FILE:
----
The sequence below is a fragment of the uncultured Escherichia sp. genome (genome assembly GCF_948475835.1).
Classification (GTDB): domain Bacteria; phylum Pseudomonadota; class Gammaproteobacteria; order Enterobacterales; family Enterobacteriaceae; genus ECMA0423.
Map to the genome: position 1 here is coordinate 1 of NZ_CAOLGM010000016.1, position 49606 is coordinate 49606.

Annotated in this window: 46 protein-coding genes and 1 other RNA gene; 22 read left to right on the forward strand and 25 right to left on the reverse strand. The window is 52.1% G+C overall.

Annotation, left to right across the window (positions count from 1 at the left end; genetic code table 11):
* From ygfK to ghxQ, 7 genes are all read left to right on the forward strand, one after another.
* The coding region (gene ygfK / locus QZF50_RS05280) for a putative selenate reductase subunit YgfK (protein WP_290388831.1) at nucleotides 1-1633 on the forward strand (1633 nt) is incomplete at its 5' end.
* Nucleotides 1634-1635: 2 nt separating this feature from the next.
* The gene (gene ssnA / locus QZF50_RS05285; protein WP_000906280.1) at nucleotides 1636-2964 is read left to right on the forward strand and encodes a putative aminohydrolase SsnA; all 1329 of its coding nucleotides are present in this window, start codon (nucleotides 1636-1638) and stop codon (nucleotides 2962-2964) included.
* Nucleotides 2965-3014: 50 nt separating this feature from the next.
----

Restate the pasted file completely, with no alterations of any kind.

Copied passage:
The sequence below is a fragment of the uncultured Escherichia sp. genome (genome assembly GCF_948475835.1).
Classification (GTDB): domain Bacteria; phylum Pseudomonadota; class Gammaproteobacteria; order Enterobacterales; family Enterobacteriaceae; genus ECMA0423.
Map to the genome: position 1 here is coordinate 1 of NZ_CAOLGM010000016.1, position 49606 is coordinate 49606.

Annotated in this window: 46 protein-coding genes and 1 other RNA gene; 22 read left to right on the forward strand and 25 right to left on the reverse strand. The window is 52.1% G+C overall.

Annotation, left to right across the window (positions count from 1 at the left end; genetic code table 11):
* From ygfK to ghxQ, 7 genes are all read left to right on the forward strand, one after another.
* The coding region (gene ygfK / locus QZF50_RS05280) for a putative selenate reductase subunit YgfK (protein WP_290388831.1) at nucleotides 1-1633 on the forward strand (1633 nt) is incomplete at its 5' end.
* Nucleotides 1634-1635: 2 nt separating this feature from the next.
* The gene (gene ssnA / locus QZF50_RS05285; protein WP_000906280.1) at nucleotides 1636-2964 is read left to right on the forward strand and encodes a putative aminohydrolase SsnA; all 1329 of its coding nucleotides are present in this window, start codon (nucleotides 1636-1638) and stop codon (nucleotides 2962-2964) included.
* Nucleotides 2965-3014: 50 nt separating this feature from the next.